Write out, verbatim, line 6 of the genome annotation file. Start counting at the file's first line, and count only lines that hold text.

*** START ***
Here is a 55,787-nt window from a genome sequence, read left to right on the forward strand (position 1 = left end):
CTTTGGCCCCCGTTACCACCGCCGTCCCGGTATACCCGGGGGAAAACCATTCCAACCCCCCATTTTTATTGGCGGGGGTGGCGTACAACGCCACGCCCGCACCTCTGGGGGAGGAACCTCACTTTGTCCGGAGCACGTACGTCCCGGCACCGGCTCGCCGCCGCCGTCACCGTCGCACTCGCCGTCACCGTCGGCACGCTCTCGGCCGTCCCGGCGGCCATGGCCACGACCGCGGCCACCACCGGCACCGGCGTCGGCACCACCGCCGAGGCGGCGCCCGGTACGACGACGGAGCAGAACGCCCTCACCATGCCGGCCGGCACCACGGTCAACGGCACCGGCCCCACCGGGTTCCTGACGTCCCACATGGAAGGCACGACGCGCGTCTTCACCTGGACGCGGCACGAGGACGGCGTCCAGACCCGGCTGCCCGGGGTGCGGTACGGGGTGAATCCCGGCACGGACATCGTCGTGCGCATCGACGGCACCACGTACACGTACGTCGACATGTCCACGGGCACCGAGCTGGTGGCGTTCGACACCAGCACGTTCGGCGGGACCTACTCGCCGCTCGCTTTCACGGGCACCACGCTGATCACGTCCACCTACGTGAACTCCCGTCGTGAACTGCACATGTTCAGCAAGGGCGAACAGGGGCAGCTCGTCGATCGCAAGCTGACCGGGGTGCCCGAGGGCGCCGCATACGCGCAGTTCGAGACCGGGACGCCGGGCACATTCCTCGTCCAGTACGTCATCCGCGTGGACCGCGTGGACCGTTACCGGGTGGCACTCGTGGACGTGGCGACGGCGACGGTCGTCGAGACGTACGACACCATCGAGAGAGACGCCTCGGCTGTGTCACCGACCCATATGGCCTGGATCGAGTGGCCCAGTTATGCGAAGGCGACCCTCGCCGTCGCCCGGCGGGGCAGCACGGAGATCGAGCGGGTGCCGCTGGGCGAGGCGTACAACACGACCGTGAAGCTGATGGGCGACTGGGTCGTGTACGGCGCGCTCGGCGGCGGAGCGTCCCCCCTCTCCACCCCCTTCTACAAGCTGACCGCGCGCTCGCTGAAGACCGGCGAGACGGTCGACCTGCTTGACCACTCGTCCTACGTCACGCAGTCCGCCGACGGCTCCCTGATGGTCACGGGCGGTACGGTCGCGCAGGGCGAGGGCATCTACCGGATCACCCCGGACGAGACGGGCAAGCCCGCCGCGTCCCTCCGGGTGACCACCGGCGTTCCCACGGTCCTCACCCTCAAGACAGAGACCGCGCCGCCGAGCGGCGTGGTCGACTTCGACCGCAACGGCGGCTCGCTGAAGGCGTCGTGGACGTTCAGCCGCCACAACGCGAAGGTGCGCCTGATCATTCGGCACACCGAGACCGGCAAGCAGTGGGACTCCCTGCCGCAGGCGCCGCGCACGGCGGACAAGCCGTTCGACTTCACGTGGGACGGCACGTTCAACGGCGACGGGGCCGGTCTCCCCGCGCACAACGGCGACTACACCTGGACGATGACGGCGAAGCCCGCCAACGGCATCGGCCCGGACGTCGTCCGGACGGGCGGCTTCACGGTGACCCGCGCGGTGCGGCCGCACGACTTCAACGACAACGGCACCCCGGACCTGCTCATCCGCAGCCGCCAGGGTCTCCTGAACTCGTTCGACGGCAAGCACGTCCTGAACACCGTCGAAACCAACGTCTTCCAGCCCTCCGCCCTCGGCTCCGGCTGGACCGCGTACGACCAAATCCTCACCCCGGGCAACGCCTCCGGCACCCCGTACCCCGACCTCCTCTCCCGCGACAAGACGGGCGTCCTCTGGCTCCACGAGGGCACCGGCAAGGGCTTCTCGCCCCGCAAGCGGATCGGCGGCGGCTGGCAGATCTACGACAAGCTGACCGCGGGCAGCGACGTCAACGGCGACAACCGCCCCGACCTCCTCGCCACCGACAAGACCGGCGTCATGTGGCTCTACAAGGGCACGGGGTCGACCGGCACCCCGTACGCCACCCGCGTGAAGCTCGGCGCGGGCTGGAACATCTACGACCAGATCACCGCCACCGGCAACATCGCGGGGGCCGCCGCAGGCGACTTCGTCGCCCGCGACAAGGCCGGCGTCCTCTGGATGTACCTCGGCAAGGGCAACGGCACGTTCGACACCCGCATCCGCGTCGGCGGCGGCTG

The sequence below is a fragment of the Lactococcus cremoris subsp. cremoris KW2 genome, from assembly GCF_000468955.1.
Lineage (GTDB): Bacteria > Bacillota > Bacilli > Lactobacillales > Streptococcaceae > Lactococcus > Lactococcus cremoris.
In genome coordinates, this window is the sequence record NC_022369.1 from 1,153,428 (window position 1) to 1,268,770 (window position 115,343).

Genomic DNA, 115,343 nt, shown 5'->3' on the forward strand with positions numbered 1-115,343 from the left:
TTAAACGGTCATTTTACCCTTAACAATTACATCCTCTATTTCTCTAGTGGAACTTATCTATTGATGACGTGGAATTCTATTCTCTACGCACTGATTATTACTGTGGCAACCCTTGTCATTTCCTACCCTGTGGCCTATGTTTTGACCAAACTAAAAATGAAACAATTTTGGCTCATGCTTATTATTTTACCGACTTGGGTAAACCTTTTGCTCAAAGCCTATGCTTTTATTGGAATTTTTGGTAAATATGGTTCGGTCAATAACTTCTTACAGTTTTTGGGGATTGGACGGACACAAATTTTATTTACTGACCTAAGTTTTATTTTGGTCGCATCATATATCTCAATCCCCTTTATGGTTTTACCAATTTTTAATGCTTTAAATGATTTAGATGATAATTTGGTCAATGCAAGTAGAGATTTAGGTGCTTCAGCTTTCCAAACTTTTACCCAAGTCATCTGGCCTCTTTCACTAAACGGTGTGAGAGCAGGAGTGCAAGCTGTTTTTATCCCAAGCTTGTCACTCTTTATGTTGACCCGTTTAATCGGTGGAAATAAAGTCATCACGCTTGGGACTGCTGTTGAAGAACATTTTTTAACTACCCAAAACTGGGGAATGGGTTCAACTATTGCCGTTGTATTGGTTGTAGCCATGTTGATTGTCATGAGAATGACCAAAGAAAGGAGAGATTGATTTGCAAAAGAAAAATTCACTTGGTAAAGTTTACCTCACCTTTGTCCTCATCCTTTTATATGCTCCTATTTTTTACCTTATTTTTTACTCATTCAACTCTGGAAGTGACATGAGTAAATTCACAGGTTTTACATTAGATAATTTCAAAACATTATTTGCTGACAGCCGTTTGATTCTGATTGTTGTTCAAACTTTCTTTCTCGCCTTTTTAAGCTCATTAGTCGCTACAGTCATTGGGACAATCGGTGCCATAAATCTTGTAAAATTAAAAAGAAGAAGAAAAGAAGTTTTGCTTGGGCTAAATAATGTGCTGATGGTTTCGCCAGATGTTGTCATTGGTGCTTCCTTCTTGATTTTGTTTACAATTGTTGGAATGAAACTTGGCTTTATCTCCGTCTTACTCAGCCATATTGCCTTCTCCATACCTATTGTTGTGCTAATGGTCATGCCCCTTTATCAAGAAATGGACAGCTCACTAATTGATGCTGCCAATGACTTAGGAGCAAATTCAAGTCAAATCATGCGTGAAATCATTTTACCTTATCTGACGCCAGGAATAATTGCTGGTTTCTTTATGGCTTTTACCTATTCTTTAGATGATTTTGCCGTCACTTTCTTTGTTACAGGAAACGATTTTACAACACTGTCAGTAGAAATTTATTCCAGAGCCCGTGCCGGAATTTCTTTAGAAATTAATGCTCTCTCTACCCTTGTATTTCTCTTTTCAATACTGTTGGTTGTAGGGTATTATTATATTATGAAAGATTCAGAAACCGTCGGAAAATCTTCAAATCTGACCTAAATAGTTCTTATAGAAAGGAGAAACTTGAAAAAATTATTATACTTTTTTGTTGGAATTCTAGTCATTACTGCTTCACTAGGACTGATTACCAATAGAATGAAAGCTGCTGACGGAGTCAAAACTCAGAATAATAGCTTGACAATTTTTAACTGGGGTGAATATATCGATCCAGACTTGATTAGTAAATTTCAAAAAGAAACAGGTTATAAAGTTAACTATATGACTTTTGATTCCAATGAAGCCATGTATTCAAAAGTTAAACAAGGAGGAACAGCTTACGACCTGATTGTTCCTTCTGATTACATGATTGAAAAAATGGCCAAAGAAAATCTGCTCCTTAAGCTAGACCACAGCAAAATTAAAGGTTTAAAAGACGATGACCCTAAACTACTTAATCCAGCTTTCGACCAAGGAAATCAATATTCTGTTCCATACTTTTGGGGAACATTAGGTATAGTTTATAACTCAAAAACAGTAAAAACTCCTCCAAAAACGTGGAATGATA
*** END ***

Genomic DNA, 115,343 nt, shown 5'->3' on the forward strand with positions numbered 1-115,343 from the left: